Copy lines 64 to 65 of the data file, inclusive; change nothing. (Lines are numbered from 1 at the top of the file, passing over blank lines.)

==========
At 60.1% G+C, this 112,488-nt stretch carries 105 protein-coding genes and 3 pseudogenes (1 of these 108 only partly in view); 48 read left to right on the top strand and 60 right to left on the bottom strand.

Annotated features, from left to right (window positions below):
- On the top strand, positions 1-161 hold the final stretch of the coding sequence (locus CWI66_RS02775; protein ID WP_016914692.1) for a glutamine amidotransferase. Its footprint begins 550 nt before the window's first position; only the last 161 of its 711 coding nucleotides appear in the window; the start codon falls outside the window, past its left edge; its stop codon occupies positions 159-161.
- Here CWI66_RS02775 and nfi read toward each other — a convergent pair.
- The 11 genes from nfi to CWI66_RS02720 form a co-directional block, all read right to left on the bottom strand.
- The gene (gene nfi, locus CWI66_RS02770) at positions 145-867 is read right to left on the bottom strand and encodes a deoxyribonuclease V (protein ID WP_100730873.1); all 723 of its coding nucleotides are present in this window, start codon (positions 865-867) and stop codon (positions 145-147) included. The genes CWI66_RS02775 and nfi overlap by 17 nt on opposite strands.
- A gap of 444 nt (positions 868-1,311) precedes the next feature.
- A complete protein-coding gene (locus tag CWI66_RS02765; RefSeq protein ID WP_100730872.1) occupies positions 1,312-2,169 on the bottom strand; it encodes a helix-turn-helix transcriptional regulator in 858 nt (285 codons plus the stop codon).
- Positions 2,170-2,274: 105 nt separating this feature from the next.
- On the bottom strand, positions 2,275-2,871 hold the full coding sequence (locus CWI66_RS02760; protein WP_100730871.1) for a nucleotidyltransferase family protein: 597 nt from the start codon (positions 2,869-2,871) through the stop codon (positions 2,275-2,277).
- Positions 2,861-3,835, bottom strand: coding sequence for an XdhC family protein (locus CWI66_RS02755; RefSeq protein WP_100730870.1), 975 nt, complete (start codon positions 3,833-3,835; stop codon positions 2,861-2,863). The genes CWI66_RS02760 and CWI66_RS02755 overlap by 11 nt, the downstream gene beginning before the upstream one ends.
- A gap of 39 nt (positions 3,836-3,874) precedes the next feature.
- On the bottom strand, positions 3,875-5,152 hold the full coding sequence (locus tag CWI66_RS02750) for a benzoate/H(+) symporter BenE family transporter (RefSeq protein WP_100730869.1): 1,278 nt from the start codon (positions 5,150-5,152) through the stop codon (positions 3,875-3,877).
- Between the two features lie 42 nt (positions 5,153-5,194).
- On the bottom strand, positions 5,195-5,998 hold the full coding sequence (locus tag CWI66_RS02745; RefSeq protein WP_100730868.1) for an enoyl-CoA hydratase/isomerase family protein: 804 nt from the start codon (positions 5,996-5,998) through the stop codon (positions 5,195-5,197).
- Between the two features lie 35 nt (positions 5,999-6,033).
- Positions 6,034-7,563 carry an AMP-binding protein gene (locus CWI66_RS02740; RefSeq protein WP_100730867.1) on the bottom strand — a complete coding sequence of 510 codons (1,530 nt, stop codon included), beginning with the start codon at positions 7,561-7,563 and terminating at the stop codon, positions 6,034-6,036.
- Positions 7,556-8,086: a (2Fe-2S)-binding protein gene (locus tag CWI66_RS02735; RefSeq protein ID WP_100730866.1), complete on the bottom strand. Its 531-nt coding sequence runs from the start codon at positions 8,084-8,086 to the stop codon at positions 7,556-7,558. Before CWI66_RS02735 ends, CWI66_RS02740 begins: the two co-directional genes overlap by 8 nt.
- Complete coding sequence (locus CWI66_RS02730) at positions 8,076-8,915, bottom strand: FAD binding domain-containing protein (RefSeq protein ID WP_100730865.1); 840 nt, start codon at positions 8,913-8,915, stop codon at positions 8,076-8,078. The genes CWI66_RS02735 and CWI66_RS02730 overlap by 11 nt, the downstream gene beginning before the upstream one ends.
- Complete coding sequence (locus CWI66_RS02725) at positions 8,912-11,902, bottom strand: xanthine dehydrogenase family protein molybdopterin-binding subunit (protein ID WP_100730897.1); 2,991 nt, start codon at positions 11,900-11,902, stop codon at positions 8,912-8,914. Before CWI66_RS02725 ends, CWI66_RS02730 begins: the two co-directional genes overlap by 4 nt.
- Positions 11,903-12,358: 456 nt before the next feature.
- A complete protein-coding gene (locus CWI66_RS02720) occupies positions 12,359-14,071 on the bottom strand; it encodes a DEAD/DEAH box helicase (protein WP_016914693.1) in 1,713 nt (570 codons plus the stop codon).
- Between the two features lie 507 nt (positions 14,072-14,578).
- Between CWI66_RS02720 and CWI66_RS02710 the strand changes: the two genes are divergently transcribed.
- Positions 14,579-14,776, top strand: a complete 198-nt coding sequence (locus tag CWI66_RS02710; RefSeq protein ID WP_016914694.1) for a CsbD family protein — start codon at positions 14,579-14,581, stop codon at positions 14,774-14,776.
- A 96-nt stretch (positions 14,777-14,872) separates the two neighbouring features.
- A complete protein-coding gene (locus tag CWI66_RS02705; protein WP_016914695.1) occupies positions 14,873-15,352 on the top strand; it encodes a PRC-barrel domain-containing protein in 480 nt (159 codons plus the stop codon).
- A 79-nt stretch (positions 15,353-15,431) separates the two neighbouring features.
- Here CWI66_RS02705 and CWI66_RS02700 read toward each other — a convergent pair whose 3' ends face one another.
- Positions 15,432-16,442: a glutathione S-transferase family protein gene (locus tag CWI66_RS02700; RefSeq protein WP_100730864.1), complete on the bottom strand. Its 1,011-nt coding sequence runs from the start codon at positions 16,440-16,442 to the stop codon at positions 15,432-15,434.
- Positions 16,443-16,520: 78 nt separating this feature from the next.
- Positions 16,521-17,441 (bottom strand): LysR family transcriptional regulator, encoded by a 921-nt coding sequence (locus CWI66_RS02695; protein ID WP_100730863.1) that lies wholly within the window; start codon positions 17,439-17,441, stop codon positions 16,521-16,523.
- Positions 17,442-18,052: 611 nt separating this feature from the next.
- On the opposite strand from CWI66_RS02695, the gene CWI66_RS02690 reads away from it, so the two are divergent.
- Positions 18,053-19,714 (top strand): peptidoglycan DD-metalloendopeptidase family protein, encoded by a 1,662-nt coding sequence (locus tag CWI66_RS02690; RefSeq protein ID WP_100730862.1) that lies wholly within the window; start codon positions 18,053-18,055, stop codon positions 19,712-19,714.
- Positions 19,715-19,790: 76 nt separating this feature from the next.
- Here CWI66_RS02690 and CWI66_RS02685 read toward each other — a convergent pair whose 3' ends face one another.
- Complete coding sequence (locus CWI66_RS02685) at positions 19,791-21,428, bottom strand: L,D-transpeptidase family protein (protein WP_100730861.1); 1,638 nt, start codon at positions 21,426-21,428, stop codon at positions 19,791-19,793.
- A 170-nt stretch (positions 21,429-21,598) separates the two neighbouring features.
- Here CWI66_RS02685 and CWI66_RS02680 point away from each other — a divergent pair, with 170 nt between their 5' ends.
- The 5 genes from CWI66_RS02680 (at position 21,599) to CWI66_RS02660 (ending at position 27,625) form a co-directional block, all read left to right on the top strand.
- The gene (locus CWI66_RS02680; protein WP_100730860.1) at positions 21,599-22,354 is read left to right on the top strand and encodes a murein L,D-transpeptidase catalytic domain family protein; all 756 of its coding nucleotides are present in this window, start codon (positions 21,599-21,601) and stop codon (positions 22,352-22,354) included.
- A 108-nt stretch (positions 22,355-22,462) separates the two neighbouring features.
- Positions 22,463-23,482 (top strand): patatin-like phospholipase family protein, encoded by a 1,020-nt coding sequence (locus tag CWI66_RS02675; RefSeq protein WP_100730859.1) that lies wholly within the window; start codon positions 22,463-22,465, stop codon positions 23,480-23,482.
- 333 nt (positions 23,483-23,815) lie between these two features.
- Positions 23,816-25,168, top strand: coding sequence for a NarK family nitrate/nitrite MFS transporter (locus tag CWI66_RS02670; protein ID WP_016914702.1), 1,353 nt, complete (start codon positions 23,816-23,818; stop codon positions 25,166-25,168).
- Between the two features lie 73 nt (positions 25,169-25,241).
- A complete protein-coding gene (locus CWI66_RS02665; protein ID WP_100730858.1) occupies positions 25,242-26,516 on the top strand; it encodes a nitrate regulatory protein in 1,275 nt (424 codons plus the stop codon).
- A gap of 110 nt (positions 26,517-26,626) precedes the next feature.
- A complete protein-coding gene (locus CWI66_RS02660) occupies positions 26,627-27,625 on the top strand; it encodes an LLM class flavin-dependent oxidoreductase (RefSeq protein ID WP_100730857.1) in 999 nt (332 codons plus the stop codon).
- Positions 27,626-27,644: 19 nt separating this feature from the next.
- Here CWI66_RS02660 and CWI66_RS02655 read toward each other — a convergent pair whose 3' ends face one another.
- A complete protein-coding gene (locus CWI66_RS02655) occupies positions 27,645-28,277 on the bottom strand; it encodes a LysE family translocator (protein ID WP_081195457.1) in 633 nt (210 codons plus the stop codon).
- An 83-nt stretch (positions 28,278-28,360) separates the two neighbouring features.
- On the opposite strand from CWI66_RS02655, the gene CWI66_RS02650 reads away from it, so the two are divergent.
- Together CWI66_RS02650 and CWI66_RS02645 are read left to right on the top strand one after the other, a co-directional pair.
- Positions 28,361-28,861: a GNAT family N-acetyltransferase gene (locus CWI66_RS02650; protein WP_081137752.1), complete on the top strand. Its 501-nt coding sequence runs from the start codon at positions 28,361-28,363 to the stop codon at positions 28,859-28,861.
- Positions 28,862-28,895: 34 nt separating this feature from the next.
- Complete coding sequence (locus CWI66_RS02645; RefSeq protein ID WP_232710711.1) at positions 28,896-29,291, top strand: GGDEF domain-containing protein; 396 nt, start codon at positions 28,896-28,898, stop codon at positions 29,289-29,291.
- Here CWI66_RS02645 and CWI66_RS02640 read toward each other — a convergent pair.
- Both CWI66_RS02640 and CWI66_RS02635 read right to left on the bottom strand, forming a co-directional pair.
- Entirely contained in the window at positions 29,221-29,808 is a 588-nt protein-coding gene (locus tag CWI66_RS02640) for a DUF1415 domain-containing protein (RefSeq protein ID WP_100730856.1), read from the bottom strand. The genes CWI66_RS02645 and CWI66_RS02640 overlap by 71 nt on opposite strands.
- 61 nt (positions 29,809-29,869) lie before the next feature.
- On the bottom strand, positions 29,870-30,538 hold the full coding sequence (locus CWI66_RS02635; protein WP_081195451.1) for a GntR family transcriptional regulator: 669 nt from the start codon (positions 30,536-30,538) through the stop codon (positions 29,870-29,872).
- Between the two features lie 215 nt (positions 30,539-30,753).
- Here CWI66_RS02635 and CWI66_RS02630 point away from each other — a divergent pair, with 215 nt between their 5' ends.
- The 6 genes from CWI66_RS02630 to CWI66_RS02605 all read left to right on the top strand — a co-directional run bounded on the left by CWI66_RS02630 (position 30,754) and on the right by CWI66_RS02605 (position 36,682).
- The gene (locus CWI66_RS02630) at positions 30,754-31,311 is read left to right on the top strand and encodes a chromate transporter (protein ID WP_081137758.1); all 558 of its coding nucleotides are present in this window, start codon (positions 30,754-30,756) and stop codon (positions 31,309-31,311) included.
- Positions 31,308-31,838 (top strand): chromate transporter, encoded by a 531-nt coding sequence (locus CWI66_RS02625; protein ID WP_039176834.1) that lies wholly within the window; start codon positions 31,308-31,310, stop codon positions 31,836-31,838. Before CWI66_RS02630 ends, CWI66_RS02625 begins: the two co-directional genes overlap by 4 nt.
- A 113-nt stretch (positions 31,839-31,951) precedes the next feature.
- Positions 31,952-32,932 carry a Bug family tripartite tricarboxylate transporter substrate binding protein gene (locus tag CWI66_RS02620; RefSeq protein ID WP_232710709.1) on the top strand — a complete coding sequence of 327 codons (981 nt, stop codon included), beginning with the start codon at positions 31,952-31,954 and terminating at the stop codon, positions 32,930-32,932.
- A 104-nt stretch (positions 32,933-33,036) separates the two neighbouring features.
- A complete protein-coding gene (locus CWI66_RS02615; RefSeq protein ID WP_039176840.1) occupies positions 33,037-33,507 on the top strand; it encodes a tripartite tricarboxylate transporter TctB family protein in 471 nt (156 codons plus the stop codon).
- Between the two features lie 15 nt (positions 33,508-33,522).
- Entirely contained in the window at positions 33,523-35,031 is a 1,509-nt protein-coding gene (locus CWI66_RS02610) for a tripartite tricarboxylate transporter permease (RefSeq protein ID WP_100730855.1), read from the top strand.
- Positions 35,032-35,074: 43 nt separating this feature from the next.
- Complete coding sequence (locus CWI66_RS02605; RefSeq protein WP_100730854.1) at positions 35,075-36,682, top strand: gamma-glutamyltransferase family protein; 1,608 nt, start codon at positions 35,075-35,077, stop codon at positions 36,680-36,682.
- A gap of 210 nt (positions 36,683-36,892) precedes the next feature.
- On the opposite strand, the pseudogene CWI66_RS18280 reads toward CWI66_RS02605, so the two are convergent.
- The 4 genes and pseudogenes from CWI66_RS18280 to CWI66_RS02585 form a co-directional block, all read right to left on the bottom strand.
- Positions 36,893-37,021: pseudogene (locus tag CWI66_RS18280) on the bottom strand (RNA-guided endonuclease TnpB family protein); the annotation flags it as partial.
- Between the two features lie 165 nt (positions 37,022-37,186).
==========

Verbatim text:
- On the bottom strand, positions 29,870-30,538 hold the full coding sequence (locus CWI66_RS02635; protein WP_081195451.1) for a GntR family transcriptional regulator: 669 nt from the start codon (positions 30,536-30,538) through the stop codon (positions 29,870-29,872).
- Between the two features lie 215 nt (positions 30,539-30,753).